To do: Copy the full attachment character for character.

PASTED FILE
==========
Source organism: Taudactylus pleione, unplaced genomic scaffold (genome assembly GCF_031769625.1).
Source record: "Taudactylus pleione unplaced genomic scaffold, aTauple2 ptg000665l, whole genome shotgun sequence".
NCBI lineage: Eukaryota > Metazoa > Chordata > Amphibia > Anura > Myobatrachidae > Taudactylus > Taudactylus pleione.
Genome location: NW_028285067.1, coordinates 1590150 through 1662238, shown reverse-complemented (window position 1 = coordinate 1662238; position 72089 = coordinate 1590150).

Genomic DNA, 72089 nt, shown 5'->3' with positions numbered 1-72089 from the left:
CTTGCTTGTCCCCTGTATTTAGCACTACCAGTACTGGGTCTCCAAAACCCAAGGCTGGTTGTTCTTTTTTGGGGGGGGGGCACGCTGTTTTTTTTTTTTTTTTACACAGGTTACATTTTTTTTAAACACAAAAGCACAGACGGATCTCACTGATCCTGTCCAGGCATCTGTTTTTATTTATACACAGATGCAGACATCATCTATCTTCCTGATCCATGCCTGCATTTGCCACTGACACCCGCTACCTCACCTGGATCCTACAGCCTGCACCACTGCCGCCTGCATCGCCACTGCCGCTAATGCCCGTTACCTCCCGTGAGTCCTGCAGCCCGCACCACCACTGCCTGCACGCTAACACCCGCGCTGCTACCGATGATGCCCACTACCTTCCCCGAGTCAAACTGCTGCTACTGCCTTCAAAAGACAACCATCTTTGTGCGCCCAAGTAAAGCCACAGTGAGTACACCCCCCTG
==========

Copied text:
Source organism: Taudactylus pleione, unplaced genomic scaffold (genome assembly GCF_031769625.1).
Source record: "Taudactylus pleione unplaced genomic scaffold, aTauple2 ptg000665l, whole genome shotgun sequence".
NCBI lineage: Eukaryota > Metazoa > Chordata > Amphibia > Anura > Myobatrachidae > Taudactylus > Taudactylus pleione.
Genome location: NW_028285067.1, coordinates 1590150 through 1662238, shown reverse-complemented (window position 1 = coordinate 1662238; position 72089 = coordinate 1590150).

Genomic DNA, 72089 nt, shown 5'->3' with positions numbered 1-72089 from the left:
CTTGCTTGTCCCCTGTATTTAGCACTACCAGTACTGGGTCTCCAAAACCCAAGGCTGGTTGTTCTTTTTTGGGGGGGGGGCACGCTGTTTTTTTTTTTTTTTTACACAGGTTACATTTTTTTTAAACACAAAAGCACAGACGGATCTCACTGATCCTGTCCAGGCATCTGTTTTTATTTATACACAGATGCAGACATCATCTATCTTCCTGATCCATGCCTGCATTTGCCACTGACACCCGCTACCTCACCTGGATCCTACAGCCTGCACCACTGCCGCCTGCATCGCCACTGCCGCTAATGCCCGTTACCTCCCGTGAGTCCTGCAGCCCGCACCACCACTGCCTGCACGCTAACACCCGCGCTGCTACCGATGATGCCCACTACCTTCCCCGAGTCAAACTGCTGCTACTGCCTTCAAAAGACAACCATCTTTGTGCGCCCAAGTAAAGCCACAGTGAGTACACCCCCCTG